Want to know why Canada's currency is sky-high despite our sluggish recovery, our large and persistent current account deficit, and our lousy export performance?
Check out this fascinating story in Friday's National Post, by Yadullah Hussain, on why Canada's oil reserves are such a uniquely hot commodity in the eyes of global oil corporations.
The story explains how private petroleum giants (like Exxon-Mobil) are having a hard time replacing the reserves they produce. Over 80 percent of known oil reserves in the world are controlled by state-owned companies. Most major oil producing countries (sensibly, in my view) have decided that management and ownership of this strategic, non-renewable resource should be conducted through government enterprise, presumably in the interests of the citizens who -- after all -- own the stuff in the first place. (Of course, democracy is a prerequisite for ensuring that public ownership translates into public benefit.)
That means less than 20 per cent of known oil reserves are available for exploitation by private companies. Incredibly, well over half of those privately exploitable reserves are in Canada. Without Canada, private firms like Exxon can tap into only 7 per cent of known world reserves.
There is a striking chart that accompanied the print version of the story (but which I can't find in the online version) that listed the countries with the 10 largest oil reserves. Canada was the only one of those 10 where the oil industry is not dominated by state-owned firms. (Canada doesn't even have a state-owned oil company.)
The article cited Reynold Tetzlaff, energy expert with Price Waterhouse Coopers, as follows: "If you look at the top ... countries ... for oil reserves, Canada is the only one that does not have a national oil company. We are the only one open for business."
Given sky-high oil prices and oil profits, and the relentless decline of their existing reserves, the global petroleum industry has their sights set firmly on Canada as a key solution to their long-run reserves replacement problem. Indeed, even foreign state-owned companies (from Norway's Statoil to China's CNPC) are getting in on Alberta's bitumen action in a big way. It seems especially ironic that foreign public corporations see value in investing in Canadian oil, yet Canadians presently have no public capacity to do the same thing.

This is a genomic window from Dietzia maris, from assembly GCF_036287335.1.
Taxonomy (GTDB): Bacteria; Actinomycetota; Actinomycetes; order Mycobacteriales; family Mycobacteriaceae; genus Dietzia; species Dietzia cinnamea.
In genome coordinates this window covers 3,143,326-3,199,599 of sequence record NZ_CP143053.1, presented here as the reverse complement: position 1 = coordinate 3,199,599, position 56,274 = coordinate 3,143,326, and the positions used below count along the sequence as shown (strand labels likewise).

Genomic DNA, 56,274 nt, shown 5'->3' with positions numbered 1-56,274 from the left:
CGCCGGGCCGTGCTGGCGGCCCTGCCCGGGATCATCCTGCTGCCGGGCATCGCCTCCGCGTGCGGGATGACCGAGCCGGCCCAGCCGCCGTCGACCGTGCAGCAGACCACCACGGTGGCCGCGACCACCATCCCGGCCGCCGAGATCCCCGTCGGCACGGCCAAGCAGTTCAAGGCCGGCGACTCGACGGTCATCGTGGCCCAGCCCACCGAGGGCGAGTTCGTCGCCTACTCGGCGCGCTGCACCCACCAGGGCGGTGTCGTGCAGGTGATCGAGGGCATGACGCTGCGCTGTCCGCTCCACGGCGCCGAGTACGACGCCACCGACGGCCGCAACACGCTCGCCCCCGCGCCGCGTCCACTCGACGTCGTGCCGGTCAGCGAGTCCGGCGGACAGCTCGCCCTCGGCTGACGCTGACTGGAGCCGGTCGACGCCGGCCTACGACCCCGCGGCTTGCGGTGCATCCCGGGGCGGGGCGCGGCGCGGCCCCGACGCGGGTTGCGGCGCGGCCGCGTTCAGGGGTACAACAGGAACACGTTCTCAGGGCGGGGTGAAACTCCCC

"These large companies need to continue to look for replacement reserves," Mr. Tetzlaff added. In other words, Canada will be the hottest target for private oil investment for decades to come.
All that drooling on the part of global petroleum companies over Canada's oil (which is uniquely accessible to private capital) is the key structural reason why our currency has so closely tracked the price of oil over the past decade. Our petroleum exports are important, but still constitute just 18 per cent of total exports (including natural gas). It is not that the world wants more of what Canada produces: if that was true, Canada would not have the enormous trade and current account deficits that we now experience (despite the unsustainable windfall of petroleum exports). Rather, it's that global companies hunger for the right to own what's buried under our feet. This is reflected in high valuations for Canadian assets (especially anything related to petroleum), and (to a lesser extent) in strong inflows of real foreign investment as our oil resources are steadily sold off to the highest bidder. This asset market effect, driving our currency far above its fair or sustainable value, is undermining our national capacity to produce and sell real stuff to the rest of the world.
As I have argued before, a good way to break this damaging link between oil prices and our currency (the 25 per cent overvaluation of which continues to devastate all non-resource export industries, including manufacturing, tourism, and tradable services) is to take down the "For Sale" sign currently hanging on our oil reserves.
Following the lead of the vast majority of other global oil exporters, control over the pace and nature of development should be taken back into the hands of Canadians. The non-renewable wealth embodied in those reserves should be owned and controlled by Canadians, developed in a manner consistent with the public interest -- taking into account factors (like environmental sustainability, and spillover Dutch-disease effects on the rest of the national economy) that do not enter the cost-benefit calculations of the private giants hungering for Canadian oil.
Jim Stanford is an economist with the CAW. This article was first posted on The Progressive Economics Forum.
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